Open banking. Since 2020, open banking has meant that as a bank customer, you are able to authorise your bank to share your personal data with other accredited businesses, such as other banks and financial institutions. Can you highlight for us the benefits and obvious risks for a participating consumer?
Peter: I think a lot of people are trying to assess open banking and it started in the UK and moved here and it’s still very, very early days. It’s very early days for the banks, it’s very early days for people who want to be involved in that ecosystem and very early days for the consumer and people are still on all three levels of that trying to get their head around what they can do with this technology, what they can do with. What’s the benefits to the consumer and what’s the benefits to the rest of the ecosystem. I think if you’re a retail consumer right now and the ability, most people have two to three bank accounts across two to three different banks and the ability to see all of your information in one place is useful. But I think the UK started this slightly before Australia and people started to use that and then said actually over a period of time did they still want that. So I think there’s a lot to come from open banking. I’m particularly interested in open banking in the corporate space as well, whereas actually, if you look at corporates and they’ve got, particularly multinational corporates, they’ve got many banks across the world, the ability to see that data in real time and see where their balances are becomes super powerful. It becomes powerful for the banks themselves, enabling them to offer different products. It becomes really powerful for the client so they can look at their risk of working capital and the whole organisation, the whole ecosystem then starts to improve because of that. So, I think it really depends on the amount of time we have open banking for and actually what sector you’re looking at it in as well.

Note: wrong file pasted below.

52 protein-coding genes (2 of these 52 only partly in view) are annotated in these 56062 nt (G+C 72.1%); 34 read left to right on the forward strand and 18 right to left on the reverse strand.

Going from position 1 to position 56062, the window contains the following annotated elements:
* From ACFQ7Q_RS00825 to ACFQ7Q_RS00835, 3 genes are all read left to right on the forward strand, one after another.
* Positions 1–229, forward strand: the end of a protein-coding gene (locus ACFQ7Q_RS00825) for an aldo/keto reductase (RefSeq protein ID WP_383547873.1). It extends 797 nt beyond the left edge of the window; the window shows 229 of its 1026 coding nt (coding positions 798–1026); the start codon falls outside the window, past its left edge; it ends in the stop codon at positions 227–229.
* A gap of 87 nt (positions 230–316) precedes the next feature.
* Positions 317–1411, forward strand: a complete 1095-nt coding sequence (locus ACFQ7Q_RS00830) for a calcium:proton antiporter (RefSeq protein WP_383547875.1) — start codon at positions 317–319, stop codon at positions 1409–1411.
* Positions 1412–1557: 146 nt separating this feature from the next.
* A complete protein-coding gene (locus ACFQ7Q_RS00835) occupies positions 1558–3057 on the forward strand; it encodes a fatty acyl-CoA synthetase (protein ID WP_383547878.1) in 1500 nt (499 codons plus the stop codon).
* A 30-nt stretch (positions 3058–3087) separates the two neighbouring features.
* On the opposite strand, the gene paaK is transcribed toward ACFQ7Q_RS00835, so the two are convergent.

Neelam: Open banking, has been around for a while. It’s being developed or being used globally. In Australia, we call it Consumer Data Right? It’s actually open banking. And the important thing here is we’ve introduced it to increase competition. Now, if you imagine a time when you’ve applied for a loan, you’ve been asked by your bank to provide six months transaction data, six months statements, you’ve got to find it, you’ve actually got to post it sometimes, or you’ve actually got to give it to your bank. And that’s when they start validating your application. The beauty of open banking is that you now own your own data. And with the touch of a button, you can share your data with other institutions, which means they’ll start validating your application straight away. So, potentially for consumers is increased competition, so you get the best deal. Secondly, it’s around faster answers and less time spent on your part. The risks that I would suggest that we need to really think about, and it’s been very publicly open, is if there was a data breach. People are concerned around, is my data safe and is it private? And actually as financial institutions, we’re working very hard with all levels of government or regulators and all other industries as well to make sure we keep customers’ data safe and also keep it private. And I only see that continuing even further.
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